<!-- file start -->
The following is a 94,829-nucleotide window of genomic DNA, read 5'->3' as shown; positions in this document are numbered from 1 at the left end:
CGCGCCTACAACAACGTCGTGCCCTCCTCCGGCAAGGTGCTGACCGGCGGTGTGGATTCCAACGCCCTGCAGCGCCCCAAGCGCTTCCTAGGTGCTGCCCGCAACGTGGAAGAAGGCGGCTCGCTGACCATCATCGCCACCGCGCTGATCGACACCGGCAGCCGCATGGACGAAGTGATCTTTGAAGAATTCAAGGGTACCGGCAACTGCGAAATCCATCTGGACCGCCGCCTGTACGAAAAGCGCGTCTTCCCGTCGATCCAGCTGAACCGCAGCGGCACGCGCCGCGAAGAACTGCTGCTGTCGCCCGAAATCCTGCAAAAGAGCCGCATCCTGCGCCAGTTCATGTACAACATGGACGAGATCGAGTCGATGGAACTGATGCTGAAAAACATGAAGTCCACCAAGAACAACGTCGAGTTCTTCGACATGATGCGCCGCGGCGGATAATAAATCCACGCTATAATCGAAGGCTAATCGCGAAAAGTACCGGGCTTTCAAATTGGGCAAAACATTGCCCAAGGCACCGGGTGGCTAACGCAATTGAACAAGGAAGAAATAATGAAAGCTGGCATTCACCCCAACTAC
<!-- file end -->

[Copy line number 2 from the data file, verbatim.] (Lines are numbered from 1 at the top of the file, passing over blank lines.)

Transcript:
CGCGCCTACAACAACGTCGTGCCCTCCTCCGGCAAGGTGCTGACCGGCGGTGTGGATTCCAACGCCCTGCAGCGCCCCAAGCGCTTCCTAGGTGCTGCCCGCAACGTGGAAGAAGGCGGCTCGCTGACCATCATCGCCACCGCGCTGATCGACACCGGCAGCCGCATGGACGAAGTGATCTTTGAAGAATTCAAGGGTACCGGCAACTGCGAAATCCATCTGGACCGCCGCCTGTACGAAAAGCGCGTCTTCCCGTCGATCCAGCTGAACCGCAGCGGCACGCGCCGCGAAGAACTGCTGCTGTCGCCCGAAATCCTGCAAAAGAGCCGCATCCTGCGCCAGTTCATGTACAACATGGACGAGATCGAGTCGATGGAACTGATGCTGAAAAACATGAAGTCCACCAAGAACAACGTCGAGTTCTTCGACATGATGCGCCGCGGCGGATAATAAATCCACGCTATAATCGAAGGCTAATCGCGAAAAGTACCGGGCTTTCAAATTGGGCAAAACATTGCCCAAGGCACCGGGTGGCTAACGCAATTGAACAAGGAAGAAATAATGAAAGCTGGCATTCACCCCAACTAC